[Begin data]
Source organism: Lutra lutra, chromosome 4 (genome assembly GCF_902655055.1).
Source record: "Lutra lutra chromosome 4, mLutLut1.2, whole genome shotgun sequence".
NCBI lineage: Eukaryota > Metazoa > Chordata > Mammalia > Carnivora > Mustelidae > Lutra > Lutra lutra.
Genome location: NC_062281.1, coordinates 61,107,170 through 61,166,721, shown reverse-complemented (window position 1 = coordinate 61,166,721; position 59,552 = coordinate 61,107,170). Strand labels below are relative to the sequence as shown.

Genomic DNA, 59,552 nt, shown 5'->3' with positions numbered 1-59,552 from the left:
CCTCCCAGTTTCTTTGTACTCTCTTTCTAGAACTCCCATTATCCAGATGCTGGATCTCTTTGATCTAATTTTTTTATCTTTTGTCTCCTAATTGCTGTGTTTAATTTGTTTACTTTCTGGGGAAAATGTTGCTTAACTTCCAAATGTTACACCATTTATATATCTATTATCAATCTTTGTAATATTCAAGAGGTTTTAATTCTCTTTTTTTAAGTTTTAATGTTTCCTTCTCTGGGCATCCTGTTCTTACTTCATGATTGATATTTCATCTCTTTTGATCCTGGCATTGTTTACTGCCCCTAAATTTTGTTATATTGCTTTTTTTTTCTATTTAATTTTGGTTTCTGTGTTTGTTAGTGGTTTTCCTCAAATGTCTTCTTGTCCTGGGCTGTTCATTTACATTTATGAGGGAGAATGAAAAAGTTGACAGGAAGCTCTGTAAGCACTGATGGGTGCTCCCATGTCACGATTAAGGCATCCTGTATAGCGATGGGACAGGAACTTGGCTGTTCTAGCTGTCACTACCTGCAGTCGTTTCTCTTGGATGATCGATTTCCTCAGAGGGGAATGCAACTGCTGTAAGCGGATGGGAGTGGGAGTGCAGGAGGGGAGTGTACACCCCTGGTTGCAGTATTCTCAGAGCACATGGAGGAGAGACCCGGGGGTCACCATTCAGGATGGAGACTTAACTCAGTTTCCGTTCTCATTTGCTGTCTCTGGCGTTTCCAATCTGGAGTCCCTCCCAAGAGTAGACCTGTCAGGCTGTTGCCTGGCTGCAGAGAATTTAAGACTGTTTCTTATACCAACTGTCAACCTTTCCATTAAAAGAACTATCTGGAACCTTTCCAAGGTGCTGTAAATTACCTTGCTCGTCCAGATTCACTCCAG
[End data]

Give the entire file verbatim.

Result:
Source organism: Lutra lutra, chromosome 4 (genome assembly GCF_902655055.1).
Source record: "Lutra lutra chromosome 4, mLutLut1.2, whole genome shotgun sequence".
NCBI lineage: Eukaryota > Metazoa > Chordata > Mammalia > Carnivora > Mustelidae > Lutra > Lutra lutra.
Genome location: NC_062281.1, coordinates 61,107,170 through 61,166,721, shown reverse-complemented (window position 1 = coordinate 61,166,721; position 59,552 = coordinate 61,107,170). Strand labels below are relative to the sequence as shown.

Genomic DNA, 59,552 nt, shown 5'->3' with positions numbered 1-59,552 from the left:
CCTCCCAGTTTCTTTGTACTCTCTTTCTAGAACTCCCATTATCCAGATGCTGGATCTCTTTGATCTAATTTTTTTATCTTTTGTCTCCTAATTGCTGTGTTTAATTTGTTTACTTTCTGGGGAAAATGTTGCTTAACTTCCAAATGTTACACCATTTATATATCTATTATCAATCTTTGTAATATTCAAGAGGTTTTAATTCTCTTTTTTTAAGTTTTAATGTTTCCTTCTCTGGGCATCCTGTTCTTACTTCATGATTGATATTTCATCTCTTTTGATCCTGGCATTGTTTACTGCCCCTAAATTTTGTTATATTGCTTTTTTTTTCTATTTAATTTTGGTTTCTGTGTTTGTTAGTGGTTTTCCTCAAATGTCTTCTTGTCCTGGGCTGTTCATTTACATTTATGAGGGAGAATGAAAAAGTTGACAGGAAGCTCTGTAAGCACTGATGGGTGCTCCCATGTCACGATTAAGGCATCCTGTATAGCGATGGGACAGGAACTTGGCTGTTCTAGCTGTCACTACCTGCAGTCGTTTCTCTTGGATGATCGATTTCCTCAGAGGGGAATGCAACTGCTGTAAGCGGATGGGAGTGGGAGTGCAGGAGGGGAGTGTACACCCCTGGTTGCAGTATTCTCAGAGCACATGGAGGAGAGACCCGGGGGTCACCATTCAGGATGGAGACTTAACTCAGTTTCCGTTCTCATTTGCTGTCTCTGGCGTTTCCAATCTGGAGTCCCTCCCAAGAGTAGACCTGTCAGGCTGTTGCCTGGCTGCAGAGAATTTAAGACTGTTTCTTATACCAACTGTCAACCTTTCCATTAAAAGAACTATCTGGAACCTTTCCAAGGTGCTGTAAATTACCTTGCTCGTCCAGATTCACTCCAG